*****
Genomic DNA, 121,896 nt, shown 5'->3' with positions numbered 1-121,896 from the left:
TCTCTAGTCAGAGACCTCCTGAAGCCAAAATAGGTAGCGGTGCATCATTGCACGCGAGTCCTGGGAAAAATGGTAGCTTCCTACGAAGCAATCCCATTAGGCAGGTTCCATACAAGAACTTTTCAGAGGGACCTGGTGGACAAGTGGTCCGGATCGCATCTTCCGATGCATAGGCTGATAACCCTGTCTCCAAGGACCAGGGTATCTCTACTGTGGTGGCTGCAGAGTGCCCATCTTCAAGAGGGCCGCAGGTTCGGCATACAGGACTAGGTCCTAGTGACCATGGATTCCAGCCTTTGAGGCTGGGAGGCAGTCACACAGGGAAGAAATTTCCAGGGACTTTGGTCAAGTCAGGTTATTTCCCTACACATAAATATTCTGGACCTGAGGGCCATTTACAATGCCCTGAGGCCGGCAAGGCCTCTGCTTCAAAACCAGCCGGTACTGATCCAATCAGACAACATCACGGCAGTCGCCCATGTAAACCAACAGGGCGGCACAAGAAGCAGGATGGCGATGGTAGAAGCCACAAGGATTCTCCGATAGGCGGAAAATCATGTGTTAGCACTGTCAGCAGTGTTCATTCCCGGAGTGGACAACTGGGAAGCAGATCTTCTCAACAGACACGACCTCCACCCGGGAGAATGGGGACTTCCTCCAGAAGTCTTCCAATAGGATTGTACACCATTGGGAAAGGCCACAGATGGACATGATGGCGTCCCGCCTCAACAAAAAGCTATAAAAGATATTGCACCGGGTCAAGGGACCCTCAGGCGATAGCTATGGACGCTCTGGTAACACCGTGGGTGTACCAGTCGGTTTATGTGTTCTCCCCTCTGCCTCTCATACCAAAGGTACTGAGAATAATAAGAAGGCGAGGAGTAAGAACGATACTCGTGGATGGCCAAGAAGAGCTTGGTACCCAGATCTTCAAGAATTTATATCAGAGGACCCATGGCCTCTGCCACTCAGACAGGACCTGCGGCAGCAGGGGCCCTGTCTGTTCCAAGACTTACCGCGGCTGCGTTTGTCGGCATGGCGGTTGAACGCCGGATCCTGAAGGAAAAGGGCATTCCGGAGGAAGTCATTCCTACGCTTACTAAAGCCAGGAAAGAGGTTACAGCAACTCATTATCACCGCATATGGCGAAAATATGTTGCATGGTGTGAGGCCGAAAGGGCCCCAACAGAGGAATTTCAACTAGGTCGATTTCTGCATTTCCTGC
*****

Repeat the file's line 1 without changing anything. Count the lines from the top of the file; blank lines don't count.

Genomic DNA, 121,896 nt, shown 5'->3' with positions numbered 1-121,896 from the left: